Are you Ready for an Elite Ex­pe­ri­ence?

The AH-64 Apache is the only com­bat he­li­copter in ser­vice with the abil­ity to rapidly de­tect, clas­sify, pri­ori­tise and en­gage sta­tion­ary or mov­ing en­emy tar­gets at stand­off ranges in all­weather con­di­tions

SP's Aviation - - TABLE OF CONTENTS - By RO­HIT SRI­VAS­TAVA

In 1976, the US Army se­lected the AH-64 Apache over the YAH 63 fielded by Bell He­li­copter. Hughes Heli­copters were ini­tially con­tracted by the US Gov­ern­ment for pro­duc­tion of the Apache. How­ever, this com­pany was taken over by McDon­nell Dou­glas in 1984. The first AH-64D Apache, a sub­stan­tially up­graded ver­sion of the orig­i­nal AH-64 Apache, was de­liv­ered to the US Army in March 1997. AH-64 Apache at­tack heli­copters are now pro­duced by the Boe­ing De­fense, Space & Se­cu­rity. The AH-64 Apache is also be­ing pro­duced un­der li­cence in the UK and is known as the Agus­taWest­land Apache. The AH-64 Apaches have been em­ployed by the US Army in the con­flicts in Panama, Per­sian Gulf, Kosovo, Afghanistan and Iraq. Is­rael has also de­ployed the Apaches in mil­i­tary con­flicts in Le­banon and the Gaza Strip.

Like sev­eral other US Army heli­copters, this plat­form too has been named af­ter an Amer­i­can In­dian tribe, the Apache. The very name in this case sug­gests an ag­gres­sive spirit and con­fi­dence in the ca­pa­bil­i­ties of the plat­form as also in its other at­tributes such as mo­bil­ity, agility, flex­i­bil­ity, fire­power and en­durance. The AH-64 Apache at­tack he­li­copter is a twinengine, four-bladed plat­form that is op­er­ated by two pilots. As for its op­er­a­tional at­tributes, the AH-64 Apache has a cruis­ing speed of 284 kmph and has scored high rat­ings for its ca­pa­bil­ity to carry heavy weapon loads and its ex­cep­tional abil­ity to ac­quire both fixed and mov­ing tar­gets on the ground.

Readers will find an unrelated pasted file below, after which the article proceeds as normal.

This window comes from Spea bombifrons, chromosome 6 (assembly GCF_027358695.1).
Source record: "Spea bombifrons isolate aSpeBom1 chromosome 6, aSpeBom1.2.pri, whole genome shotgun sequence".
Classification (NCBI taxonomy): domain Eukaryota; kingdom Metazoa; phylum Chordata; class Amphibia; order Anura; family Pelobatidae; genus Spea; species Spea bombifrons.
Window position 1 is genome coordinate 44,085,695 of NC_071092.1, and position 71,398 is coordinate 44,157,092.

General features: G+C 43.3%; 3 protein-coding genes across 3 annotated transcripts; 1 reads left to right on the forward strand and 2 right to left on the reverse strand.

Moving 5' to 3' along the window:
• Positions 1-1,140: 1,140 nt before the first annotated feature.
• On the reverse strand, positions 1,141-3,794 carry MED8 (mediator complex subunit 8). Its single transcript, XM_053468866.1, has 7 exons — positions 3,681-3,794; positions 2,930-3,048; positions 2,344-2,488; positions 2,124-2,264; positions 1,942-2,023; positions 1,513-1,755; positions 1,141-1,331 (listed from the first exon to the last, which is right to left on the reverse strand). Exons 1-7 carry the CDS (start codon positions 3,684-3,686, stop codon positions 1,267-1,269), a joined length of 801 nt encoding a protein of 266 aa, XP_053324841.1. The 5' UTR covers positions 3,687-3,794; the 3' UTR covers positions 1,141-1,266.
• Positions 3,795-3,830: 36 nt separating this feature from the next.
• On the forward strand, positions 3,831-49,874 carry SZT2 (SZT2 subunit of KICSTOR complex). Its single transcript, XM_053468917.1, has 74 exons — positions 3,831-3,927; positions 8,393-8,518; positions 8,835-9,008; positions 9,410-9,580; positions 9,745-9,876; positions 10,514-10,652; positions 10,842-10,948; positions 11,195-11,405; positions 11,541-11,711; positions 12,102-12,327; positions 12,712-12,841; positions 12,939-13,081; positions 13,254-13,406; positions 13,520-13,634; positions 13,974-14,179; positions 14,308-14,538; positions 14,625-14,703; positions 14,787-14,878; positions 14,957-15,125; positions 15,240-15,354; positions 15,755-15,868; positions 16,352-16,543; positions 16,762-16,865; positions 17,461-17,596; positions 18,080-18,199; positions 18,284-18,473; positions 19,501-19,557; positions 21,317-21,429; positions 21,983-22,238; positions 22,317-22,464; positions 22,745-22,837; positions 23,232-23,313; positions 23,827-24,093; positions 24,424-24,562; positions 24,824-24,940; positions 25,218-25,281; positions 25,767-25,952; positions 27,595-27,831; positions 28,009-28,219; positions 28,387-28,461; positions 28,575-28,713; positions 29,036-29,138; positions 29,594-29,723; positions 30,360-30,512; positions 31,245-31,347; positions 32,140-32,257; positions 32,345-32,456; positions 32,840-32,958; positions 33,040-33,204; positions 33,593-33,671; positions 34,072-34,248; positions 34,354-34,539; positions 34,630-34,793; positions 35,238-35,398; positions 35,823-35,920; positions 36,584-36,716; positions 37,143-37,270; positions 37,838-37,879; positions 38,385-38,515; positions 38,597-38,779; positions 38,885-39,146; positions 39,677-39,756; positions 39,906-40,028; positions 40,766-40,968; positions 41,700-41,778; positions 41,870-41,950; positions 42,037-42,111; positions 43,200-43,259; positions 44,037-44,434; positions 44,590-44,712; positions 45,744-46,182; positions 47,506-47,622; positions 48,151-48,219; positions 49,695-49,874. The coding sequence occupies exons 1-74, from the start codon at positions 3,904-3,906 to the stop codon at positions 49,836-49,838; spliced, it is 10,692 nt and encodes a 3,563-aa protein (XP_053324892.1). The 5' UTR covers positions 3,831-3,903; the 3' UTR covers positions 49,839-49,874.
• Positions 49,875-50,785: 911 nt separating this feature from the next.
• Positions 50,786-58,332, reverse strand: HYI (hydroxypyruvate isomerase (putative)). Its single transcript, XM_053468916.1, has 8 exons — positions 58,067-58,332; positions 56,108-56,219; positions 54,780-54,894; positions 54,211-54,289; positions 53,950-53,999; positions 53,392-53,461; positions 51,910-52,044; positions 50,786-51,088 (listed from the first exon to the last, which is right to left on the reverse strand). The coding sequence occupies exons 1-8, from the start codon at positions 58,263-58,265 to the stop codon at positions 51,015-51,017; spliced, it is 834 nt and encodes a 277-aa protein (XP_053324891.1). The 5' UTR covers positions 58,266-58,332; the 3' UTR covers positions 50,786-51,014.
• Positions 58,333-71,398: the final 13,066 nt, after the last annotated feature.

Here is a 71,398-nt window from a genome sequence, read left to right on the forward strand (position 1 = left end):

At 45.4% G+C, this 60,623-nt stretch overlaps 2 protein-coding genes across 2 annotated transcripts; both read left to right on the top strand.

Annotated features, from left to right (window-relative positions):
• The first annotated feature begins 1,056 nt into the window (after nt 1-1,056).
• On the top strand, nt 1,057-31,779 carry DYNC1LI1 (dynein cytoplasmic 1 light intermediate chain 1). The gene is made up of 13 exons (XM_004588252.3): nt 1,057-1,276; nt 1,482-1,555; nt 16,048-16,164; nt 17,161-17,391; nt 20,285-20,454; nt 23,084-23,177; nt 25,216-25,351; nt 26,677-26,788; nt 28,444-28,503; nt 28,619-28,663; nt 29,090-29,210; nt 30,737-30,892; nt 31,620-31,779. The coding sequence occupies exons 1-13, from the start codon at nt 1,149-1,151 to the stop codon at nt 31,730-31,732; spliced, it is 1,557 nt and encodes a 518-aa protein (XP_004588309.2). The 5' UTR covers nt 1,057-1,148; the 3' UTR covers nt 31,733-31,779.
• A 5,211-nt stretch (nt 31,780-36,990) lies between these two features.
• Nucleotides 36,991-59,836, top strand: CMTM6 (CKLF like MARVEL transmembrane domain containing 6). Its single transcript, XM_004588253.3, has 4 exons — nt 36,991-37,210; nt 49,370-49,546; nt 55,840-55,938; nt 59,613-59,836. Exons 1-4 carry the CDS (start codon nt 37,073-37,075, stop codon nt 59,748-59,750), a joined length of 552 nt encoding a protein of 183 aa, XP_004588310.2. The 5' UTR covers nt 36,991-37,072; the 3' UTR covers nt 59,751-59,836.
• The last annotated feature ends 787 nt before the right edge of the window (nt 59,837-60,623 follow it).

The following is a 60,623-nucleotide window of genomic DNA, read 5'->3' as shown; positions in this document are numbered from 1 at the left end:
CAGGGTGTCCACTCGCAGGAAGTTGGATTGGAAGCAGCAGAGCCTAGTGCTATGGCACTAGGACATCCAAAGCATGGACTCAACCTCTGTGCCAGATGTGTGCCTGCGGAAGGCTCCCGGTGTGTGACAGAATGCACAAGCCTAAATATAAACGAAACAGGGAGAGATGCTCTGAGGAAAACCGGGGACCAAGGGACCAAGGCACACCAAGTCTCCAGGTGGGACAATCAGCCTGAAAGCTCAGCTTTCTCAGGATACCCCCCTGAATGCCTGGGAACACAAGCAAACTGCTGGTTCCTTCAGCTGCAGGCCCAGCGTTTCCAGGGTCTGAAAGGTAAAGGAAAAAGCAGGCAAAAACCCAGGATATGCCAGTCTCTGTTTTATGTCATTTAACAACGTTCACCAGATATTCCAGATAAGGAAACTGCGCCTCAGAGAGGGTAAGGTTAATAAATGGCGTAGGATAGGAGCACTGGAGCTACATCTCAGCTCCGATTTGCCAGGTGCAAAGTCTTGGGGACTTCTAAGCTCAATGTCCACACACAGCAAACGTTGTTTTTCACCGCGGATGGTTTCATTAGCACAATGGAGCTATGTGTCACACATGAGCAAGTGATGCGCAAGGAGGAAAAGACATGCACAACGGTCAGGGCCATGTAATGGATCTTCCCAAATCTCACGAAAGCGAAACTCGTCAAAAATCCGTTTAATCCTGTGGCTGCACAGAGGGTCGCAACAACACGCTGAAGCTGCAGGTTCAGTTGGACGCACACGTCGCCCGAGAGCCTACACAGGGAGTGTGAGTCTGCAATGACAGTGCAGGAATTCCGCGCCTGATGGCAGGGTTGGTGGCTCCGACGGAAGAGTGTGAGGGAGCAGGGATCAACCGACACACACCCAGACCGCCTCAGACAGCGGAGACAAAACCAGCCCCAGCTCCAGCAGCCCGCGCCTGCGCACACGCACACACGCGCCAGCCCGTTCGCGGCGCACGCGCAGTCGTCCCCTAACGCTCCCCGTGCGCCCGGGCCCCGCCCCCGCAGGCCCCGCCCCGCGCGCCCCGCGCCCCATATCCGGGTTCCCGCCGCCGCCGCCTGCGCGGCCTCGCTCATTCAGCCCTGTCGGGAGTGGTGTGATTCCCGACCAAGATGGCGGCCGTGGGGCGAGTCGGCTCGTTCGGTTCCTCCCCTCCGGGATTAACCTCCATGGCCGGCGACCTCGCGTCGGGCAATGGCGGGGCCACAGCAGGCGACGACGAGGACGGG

The AH-64 Apache is the only com­bat he­li­copter in ser­vice with the abil­ity to rapidly de­tect, clas­sify, pri­ori­tise and en­gage sta­tion­ary or mov­ing en­emy tar­gets at stand­off ranges in all­weather con­di­tions. The AH-64 Apache’s ad­vanced avion­ics suite gives com­bat pilots an un­matched ad­van­tage over en­emy threats through the in­te­gra­tion of the Long­bow fire con­trol radar, ad­vanced Hell­fire mis­siles, and an ad­vanced avion­ics suite.

Ac­cord­ing to Boe­ing, “More than 2,300 Boe­ing-made Apache heli­copters are op­er­ated by cus­tomers around the world since the air­craft en­tered pro­duc­tion. The United States Army Apache fleet alone has ac­cu­mu­lated more than 4.3 mil­lion flight hours, in­clud­ing more than 1.2 mil­lion in com­bat, as of Jan­uary 2018. The he­li­copter has been fielded or se­lected for ac­qui­si­tion by the armed forces of 16 coun­tries, in­clud­ing In­dia.” Other na­tions who have bought Apache are Egypt, Greece, In­done­sia, Is­rael, Ja­pan, South Korea, Kuwait, Nether­lands, Qatar, Saudi Ara­bia, Singapore, United Arab Emi­rates, United King­dom and the United States.

WHY APACHE FOR IN­DIA?

Con­sid­ered as one of the world’s best at­tack chop­per, in league of its own, the AH-64 Apache, when in­ducted, will give a ma­jor flip to In­dian Air Forces’ (IAF) anti-ar­mour ca­pa­bil­ity. As re­ported ear­lier by SP’s Avi­a­tion, the IAF has for some years been badly in need to aug­ment if not to­tally re­place its fleet of age­ing Mi-25 and Mi-35 at­tack heli­copters ac­quired from the Soviet Union over three decades ago. The IAF is now ea­gerly look­ing for­ward to in­duct­ing the lat­est model of the Apache at­tack he­li­copter de­signed, de­vel­oped and man­u­fac­tured by the US aero­space ma­jor Boe­ing De­fense, Space & Se­cu­rity.

On June 12, United States ap­proved “direct com­mer­cial sale of six (6) AH-64E Apache heli­copters for an es­ti­mated cost of $930 mil­lion.” The sale will come through For­eign Mil­i­tary Sale (FMS) route. The ap­proval for the chop­pers was no­ti­fied by the De­fense Se­cu­rity Co­op­er­a­tion Agency (DSCA) of the US Depart­ment of de­fence to the US Congress. In Au­gust 2017, In­dian Min­istry of De­fence gave its ap­proval for the pur­chase. These six chop­pers are in ad­di­tion to the 22 AH-64D Block III Apache that were ap­proved for sale to In­dia in 2010 for $1.4 bil­lion.